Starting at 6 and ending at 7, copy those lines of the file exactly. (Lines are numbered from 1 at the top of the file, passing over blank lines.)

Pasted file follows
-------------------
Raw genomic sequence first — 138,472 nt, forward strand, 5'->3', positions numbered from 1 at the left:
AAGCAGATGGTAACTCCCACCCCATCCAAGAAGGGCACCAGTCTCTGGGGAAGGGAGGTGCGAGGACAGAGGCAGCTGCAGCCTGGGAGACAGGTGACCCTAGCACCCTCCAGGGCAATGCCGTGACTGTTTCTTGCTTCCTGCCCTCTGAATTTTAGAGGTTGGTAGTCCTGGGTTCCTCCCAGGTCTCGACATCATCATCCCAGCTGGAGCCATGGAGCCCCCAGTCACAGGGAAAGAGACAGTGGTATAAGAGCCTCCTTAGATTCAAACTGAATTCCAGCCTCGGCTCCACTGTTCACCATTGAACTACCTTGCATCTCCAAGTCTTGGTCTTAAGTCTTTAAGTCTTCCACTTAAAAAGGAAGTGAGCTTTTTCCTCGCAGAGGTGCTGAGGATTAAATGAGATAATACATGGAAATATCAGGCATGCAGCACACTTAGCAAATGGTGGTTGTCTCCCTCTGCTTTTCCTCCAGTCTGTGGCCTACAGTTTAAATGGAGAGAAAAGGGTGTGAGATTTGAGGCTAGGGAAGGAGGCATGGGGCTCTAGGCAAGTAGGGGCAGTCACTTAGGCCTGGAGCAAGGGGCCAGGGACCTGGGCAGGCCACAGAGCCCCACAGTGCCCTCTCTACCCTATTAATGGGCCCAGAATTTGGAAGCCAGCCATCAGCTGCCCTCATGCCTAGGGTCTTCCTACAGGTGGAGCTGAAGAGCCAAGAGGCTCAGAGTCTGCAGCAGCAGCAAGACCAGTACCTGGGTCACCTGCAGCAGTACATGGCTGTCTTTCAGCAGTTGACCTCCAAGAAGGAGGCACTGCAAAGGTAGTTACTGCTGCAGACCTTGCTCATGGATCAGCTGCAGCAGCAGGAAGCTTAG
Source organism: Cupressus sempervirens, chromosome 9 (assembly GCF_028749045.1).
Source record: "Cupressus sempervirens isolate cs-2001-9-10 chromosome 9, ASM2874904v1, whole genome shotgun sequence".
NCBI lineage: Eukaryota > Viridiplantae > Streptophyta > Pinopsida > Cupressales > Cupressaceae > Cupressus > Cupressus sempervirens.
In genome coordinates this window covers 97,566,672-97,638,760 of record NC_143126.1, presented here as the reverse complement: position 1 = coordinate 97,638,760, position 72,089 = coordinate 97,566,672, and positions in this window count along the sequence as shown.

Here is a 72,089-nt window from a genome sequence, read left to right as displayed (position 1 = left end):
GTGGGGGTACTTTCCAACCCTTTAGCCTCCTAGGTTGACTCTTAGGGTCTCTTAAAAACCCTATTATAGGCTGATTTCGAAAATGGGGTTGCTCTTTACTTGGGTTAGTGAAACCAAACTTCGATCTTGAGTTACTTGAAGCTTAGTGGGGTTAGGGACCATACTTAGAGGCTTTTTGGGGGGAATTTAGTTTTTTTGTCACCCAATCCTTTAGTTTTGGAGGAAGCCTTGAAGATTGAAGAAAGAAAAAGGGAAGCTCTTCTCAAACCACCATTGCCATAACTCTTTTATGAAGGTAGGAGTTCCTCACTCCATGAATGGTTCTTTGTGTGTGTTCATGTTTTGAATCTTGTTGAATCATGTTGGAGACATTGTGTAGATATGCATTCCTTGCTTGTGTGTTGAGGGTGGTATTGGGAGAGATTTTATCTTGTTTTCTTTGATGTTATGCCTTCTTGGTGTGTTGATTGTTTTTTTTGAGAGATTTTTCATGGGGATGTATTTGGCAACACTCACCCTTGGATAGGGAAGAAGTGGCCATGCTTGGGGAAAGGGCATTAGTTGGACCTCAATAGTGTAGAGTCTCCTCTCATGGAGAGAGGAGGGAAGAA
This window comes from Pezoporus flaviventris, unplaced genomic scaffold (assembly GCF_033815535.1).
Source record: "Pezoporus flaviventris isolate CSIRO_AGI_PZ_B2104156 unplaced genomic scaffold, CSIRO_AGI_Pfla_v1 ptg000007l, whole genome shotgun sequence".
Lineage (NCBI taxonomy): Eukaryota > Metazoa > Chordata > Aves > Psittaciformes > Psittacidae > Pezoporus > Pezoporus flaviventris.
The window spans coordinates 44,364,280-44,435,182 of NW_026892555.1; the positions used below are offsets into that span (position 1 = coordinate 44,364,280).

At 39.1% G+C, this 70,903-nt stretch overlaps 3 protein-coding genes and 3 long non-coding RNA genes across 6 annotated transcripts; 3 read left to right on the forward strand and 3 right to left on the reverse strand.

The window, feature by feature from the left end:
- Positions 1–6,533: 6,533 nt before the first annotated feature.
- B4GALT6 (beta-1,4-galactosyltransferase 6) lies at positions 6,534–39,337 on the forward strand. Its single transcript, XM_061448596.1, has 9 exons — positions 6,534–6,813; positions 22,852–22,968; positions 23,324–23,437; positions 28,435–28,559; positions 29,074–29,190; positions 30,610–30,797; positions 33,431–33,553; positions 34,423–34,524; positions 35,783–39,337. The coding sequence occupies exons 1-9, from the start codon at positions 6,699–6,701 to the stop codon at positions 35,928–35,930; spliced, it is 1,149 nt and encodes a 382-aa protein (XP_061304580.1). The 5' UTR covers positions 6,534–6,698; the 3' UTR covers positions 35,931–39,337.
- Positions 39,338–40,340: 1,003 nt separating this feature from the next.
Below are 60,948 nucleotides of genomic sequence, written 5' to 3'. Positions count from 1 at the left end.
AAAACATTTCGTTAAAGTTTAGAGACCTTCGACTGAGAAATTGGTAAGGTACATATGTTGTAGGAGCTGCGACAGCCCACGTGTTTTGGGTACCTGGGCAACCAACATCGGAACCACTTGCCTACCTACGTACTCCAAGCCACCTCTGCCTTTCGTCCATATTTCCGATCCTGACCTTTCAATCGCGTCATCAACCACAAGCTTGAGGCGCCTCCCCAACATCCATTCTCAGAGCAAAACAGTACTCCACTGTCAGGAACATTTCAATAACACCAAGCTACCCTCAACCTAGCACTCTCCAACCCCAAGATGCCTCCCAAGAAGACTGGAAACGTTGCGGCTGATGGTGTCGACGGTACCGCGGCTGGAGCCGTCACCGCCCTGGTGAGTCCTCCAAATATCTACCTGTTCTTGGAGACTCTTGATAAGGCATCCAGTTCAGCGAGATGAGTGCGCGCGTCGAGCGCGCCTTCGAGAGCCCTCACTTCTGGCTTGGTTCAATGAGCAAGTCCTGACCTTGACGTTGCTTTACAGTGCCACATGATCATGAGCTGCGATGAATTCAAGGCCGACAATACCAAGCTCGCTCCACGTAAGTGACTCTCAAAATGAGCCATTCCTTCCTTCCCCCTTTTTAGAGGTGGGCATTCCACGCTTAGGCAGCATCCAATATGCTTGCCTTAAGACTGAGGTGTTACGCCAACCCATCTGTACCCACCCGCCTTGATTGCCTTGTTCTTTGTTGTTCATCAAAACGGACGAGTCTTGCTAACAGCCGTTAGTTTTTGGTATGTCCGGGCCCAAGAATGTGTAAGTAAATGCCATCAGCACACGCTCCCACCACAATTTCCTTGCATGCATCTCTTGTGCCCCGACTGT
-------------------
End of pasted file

In genome coordinates this window covers 97,566,672-97,638,760 of record NC_143126.1, presented here as the reverse complement: position 1 = coordinate 97,638,760, position 72,089 = coordinate 97,566,672, and positions in this window count along the sequence as shown.

Here is a 72,089-nt window from a genome sequence, read left to right as displayed (position 1 = left end):